NAEP To Find Out If Seniors Hablan Español
In three years, the nation's "report card" will test American students in their grasp of a language other than English.
The board that oversees the National Assessment of Educational Progress has approved a Spanish-language test that will measure how well students speak, read, listen, and write in a language other than English for the first time in the 30-year history of the federal testing program.
The test's unique design will yield results that track 12th graders' mastery of skills such as conversation or reading comprehension based on the amount of time they dedicate to studying Spanish, according to William D. Schafer, an associate professor of measurement, statistics, and evaluation at the University of Maryland College Park's college of education. Mr. Schafer is a member of the advisory group that designed the assessment program.
"The American public has a right to understand what students are able to do after a minimal amount of [foreign-language] study," said Joan D. Patterson, an education specialist for foreign-language instruction for the Utah education department and another member of the design committee."
"My impression is we're going to look abysmal," Ms. Patterson said.
Even the most ambitious American high school students rarely take more than three years of Spanish, French, or German, Ms. Patterson said.
Research shows that they will need twice that much to perform business functions demanded of a U.S. diplomat or military officer serving in a non-English-speaking country, she said.
Under the plan unanimously adopted this month by the National Assessment Governing Board, NAEP officials will administer a test in Spanish because it is the most commonly taught foreign language in U.S. schools. The test will be given to English speakers who are learning Spanish as a second language as well as to those who speak Spanish in their homes.
A preliminary test of students' language skills will determine what exam to give to match their abilities.
The screening exam is needed, Mr. Schafer said, because students have a wide range of Spanish abilities. Giving a uniform exam to everyone would overwhelm some and not challenge others, yielding meaningless data, he added.
Once test-takers are divided according to their skills, they will be tested in two or three of the following areas: reading comprehension, writing ability, listening and interpreting, and conversation.
A variety of formats will be employed. Students will be asked to write essays, respond to tape-recorded prompts, and engage in conversation with a test proctor and evaluator, for instance.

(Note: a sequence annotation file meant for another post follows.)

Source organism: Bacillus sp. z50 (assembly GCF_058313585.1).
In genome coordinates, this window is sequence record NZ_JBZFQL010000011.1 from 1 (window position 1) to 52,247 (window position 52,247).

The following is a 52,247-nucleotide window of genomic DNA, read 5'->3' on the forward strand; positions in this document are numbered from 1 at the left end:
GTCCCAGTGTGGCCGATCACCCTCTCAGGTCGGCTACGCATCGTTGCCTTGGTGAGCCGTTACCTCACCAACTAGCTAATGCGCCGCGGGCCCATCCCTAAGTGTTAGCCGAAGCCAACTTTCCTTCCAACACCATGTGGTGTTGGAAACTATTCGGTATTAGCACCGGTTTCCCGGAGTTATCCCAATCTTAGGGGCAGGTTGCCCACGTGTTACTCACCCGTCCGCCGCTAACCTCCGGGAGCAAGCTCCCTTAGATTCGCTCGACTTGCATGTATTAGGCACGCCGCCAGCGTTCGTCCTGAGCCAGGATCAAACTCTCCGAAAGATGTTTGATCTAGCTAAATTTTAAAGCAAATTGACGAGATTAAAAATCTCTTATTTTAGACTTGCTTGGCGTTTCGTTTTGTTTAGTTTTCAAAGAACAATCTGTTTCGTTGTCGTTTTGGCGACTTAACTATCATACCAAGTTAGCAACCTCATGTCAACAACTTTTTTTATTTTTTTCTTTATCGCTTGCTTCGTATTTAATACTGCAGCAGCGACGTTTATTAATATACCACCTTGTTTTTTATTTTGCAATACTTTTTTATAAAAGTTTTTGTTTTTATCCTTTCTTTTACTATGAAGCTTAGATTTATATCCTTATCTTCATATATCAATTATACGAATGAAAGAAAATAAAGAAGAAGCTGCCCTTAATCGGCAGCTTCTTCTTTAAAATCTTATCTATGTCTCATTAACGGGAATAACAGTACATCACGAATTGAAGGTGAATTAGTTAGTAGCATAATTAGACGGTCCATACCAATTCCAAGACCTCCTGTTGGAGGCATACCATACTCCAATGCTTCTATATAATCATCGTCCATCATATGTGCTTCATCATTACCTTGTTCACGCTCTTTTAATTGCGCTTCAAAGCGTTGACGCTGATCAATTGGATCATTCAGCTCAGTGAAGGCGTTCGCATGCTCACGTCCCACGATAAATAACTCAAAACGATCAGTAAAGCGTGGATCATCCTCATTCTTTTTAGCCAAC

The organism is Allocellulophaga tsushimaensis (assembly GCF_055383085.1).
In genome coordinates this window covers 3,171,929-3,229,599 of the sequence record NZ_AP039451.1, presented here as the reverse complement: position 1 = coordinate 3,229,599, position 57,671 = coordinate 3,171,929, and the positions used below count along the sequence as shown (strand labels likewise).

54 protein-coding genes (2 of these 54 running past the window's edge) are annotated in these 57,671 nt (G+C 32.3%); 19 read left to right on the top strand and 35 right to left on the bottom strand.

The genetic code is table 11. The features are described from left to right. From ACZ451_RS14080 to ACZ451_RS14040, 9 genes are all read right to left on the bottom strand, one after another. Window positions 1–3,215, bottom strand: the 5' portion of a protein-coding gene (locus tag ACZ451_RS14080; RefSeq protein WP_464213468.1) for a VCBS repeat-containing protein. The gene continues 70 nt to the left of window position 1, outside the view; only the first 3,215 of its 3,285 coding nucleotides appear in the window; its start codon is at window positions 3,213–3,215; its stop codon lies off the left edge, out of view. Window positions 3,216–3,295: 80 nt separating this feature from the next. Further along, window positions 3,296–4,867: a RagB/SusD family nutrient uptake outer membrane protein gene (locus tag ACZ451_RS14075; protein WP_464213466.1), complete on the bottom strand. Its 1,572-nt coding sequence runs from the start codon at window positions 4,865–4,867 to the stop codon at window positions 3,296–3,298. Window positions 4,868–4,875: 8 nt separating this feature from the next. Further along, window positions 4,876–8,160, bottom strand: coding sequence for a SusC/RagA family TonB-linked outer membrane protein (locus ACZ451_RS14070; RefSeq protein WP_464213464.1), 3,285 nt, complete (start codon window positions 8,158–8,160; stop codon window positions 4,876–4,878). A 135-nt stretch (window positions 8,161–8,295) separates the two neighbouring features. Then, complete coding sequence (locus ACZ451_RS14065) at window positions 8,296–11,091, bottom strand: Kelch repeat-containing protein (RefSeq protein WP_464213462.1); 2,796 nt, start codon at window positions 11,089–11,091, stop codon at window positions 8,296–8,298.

The results will rank students' by the national assessment's achievement levels of "basic," "proficient," and "advanced."
Because NAEP will collect information about students' coursetaking and language background, it will be able to determine how much instruction students need to master specific skills, Mr. Schafer said.
The exam will report only national scores. It will not publish state-by-state scores, as NAEP does for reading, writing, mathematics, and science.
The Spanish test will be given only to 12th graders.
Once a Decade
The governing board, known as NAGB, chose to add Spanish to its stable of tests in 1997 and plans to offer the test once every 10 years after 2003, according to Mark D. Musick, NAGB's chairman. While some critics say NAEP should be limited to core subjects, Mr. Musick said that foreign-language instruction is vital to the future of the U.S. economy.
"We think it's a statement about the importance of language in the world in which we live," said Mr. Musick, who is the president of the Southern Regional Education Board in Atlanta.
Advocates for foreign-language learning would like the test to be given more often than once a decade, in languages other than Spanish, and in more grades than 12th grade. But they are pleased that for the first time there will be national data that demonstrate how well American students perform in a foreign language.
"If we could do it a little more frequently, we'd have better data," said Martin J. Smith, the supervisor of world languages for the 3,000-student Princeton (N.J.) Regional School District and another member of the design team. "In some ways, it's a miracle that we've gotten here."
Vol. 19, Issue 37, Pages 12-13